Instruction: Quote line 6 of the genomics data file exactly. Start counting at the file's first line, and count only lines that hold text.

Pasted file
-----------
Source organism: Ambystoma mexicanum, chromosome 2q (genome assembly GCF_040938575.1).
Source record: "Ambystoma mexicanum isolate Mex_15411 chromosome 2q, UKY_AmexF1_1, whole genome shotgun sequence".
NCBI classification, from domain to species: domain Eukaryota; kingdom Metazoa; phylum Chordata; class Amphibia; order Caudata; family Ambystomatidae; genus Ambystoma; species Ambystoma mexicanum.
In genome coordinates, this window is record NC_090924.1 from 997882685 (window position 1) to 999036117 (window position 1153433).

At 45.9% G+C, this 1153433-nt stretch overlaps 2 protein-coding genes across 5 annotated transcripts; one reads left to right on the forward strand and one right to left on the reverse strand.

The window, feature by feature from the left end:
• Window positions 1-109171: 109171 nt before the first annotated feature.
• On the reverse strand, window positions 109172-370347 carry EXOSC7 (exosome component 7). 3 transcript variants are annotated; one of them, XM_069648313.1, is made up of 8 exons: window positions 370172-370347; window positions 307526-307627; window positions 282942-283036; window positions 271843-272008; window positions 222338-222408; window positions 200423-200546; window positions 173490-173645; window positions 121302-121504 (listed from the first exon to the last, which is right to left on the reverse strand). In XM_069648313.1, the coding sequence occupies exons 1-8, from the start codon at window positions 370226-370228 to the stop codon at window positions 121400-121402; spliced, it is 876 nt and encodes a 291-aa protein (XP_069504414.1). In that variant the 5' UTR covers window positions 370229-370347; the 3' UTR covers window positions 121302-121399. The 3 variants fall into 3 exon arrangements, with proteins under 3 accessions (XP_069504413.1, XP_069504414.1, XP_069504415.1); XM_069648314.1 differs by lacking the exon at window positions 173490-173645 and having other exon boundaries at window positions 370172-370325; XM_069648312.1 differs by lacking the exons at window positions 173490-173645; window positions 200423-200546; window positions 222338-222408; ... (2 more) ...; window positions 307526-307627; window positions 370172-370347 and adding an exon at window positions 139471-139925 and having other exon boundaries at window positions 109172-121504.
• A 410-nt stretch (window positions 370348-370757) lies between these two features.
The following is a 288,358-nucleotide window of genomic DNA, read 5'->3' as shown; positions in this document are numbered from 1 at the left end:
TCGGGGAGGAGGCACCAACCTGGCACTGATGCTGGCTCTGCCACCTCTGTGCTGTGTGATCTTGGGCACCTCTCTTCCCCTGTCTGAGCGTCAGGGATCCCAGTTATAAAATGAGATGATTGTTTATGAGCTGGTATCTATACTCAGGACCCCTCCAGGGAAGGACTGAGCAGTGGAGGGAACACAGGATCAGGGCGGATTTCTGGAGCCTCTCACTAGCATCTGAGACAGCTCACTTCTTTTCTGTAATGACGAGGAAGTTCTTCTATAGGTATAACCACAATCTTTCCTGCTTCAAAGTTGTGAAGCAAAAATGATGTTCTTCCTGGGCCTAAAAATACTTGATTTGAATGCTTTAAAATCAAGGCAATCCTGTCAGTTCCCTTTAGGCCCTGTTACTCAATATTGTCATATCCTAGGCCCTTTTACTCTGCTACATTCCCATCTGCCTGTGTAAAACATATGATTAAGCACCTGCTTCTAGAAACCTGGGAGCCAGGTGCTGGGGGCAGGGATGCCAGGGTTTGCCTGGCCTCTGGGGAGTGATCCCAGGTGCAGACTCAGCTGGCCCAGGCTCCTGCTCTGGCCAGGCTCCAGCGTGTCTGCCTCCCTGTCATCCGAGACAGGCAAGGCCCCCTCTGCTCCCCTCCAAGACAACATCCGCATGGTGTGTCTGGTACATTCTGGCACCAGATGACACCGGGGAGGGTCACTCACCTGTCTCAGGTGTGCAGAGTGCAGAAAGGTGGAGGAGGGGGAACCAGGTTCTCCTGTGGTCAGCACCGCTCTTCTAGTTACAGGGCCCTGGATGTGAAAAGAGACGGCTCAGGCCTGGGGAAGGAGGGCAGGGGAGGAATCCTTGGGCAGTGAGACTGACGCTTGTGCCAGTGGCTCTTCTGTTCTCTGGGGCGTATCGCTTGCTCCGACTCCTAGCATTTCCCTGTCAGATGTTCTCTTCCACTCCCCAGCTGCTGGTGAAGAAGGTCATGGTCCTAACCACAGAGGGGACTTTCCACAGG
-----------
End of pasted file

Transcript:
The window, feature by feature from the left end: